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    A fully-illuminated theater is something that should be seen by both day and night. Sadly, I haven’t made it out to Oak Park in the daylight since finding this remarkable Deco waterfall.

    The Lake Theater (on Lake Street, natch) dates from 1936 (architect Thomas W. Lamb). The spectacular marquee remains fully illuminated, as does the vertical theater name sign, which lights up letter by letter, top to bottom, before blinking off again. Inside, the theater has more recently become home to salvaged artifacts from other Chicago theaters that no longer stand.

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  • Lake Theater at Cinema Treasures
  • Official history at Classic Cinemas
  • York Theater

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    The York Theater (York Road, Elmhurst) looks sharp by day… but it’s at night that this facade truly comes alive.

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    Curved neon follows the sensuous lines of the facade, uniting the building and its marquee into a single entity. The structure was only 14 years old in 1938, when architect Roy B. Blass replaced its Spanish-influenced facade with a new, ultra-up-to-date facade in the Art Moderne style.

    Like the Lake Theater, the York is owned by the Classic Cinemas company, who have taken superb care of both places and runs on a business model of celebrating historic theater design. Also like the Lake, the York has survived into the present as a viable first-run theater by gobbling up adjacent retail space for conversion to additional theater screens. Combined with the triplexing of the original auditorium, this has brought the York up to a total of nine screens.

    If you visit the York and your timing is right, you can also visit the offices of the Theatre Historical Society of America – they’re located in an upstairs office right next to the theater.

  • Official history at Classic Cinemas
  • York Theater at Cinema Treasures
  • 1940s Storefront Facades

    We cap off our little survey of commercial Art Deco with a style that’s not really Deco: the circa-World War II paneled storefront.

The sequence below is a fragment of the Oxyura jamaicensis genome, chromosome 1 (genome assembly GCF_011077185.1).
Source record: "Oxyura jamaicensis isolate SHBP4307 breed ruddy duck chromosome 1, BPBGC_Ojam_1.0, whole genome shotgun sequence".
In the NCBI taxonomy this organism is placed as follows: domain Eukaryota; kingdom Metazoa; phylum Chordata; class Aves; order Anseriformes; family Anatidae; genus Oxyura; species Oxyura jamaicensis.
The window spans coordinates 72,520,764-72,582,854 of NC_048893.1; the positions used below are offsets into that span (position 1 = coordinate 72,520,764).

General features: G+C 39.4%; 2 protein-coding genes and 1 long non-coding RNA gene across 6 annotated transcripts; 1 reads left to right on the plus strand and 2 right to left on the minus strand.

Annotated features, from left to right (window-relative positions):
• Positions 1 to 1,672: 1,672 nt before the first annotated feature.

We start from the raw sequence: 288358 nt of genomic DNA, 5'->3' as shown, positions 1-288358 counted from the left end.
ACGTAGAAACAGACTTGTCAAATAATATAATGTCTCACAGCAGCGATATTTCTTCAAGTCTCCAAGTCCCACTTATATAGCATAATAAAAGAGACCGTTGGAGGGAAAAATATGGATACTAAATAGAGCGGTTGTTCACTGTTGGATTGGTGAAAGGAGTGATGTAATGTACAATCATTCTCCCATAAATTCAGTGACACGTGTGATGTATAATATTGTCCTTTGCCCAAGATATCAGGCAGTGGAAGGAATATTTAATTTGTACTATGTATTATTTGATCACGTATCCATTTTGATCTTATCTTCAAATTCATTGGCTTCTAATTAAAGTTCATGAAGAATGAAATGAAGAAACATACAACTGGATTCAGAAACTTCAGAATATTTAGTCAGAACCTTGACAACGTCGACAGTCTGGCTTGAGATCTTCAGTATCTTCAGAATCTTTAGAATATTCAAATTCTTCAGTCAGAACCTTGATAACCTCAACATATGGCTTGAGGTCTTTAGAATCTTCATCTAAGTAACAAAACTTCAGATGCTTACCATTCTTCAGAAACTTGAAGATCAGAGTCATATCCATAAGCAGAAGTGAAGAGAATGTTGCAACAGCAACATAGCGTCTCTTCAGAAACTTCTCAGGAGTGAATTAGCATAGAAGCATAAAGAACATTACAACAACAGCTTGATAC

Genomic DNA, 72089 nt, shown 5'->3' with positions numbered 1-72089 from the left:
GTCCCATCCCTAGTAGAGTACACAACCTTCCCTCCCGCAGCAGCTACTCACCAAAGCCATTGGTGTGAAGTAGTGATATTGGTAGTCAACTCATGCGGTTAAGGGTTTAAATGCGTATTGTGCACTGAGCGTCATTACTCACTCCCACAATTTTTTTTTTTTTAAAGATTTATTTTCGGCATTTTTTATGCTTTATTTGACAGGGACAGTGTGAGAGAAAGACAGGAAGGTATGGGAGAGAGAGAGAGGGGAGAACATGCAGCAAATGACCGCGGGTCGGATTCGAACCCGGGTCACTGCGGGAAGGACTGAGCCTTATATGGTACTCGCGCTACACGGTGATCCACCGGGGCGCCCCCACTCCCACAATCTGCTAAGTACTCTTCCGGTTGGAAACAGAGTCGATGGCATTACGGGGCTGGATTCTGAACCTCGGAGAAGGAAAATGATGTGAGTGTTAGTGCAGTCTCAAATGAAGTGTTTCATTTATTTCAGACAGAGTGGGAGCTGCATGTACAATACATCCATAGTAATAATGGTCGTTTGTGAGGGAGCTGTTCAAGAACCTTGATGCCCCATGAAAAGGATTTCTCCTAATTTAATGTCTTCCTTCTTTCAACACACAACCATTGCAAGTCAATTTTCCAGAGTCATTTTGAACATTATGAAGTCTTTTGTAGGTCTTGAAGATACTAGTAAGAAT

Lincoln Tap Room
    Lincoln Tap Room – Lincoln Avenue

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    Western Automatic Music – Western Avenue

    R.V. Kunka Pharmacy
    R. V. Kunka Pharmacy – Archer Avenue

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    This one, on Armitage, actually has more in common with the corner Deco buildings from previous posts. But the colors are more 1940s-style.

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    Kiltz’s Bakery – W. 63rd Street

    Kiltz’s shares a material and finish style with the next two, a sort of smooth-finished texture with a lumpiness to it. For a while it fooled me into thinking it was terra cotta, but if you walk up and tap it, you’ll discover that it’s a hollow metal panel with a baked-on coating, presumably a form of porcelain enamel.

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    Parkway Cleaners and Taylors – Diversey Parkway

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    Ed & Erv’s Centrella Food Mart – Touhy Avenue

    Parkway and Ed & Erv’s also share enough design elements to make them look like the same designer’s work. The white polished cleanliness of the designs is highly fitting for their occupants.

    At the other end of the health spectrum, the Rothschild Liquors chain became their own mini-genre of storefront, all paneled in red and finished out with stylish neon signs:

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    717 East 87th Street

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    1532 West Chicago Avenue

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    425 East 63rd Street

    A quick Google search turns up two more Rothschild stores with facades of the same vintage, one in red, one in white.

    And finally, the black Vitrolite panel storefront, exemplified by two fine northern city storefronts:

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    Erickson’s Jewelers, Clark Street in Andersonville

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    Paul J. Ouetschke & Co., Lincoln Avenue in Lincoln Square

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    Unlike the baked metal panels above, Vitrolite is basically a form of glass, about a quarter inch in thickness, and sadly prone to breaking under impact.

    And with those dimensional letters, we’re clearly on the path to full-blown Midcentury. Bring it on!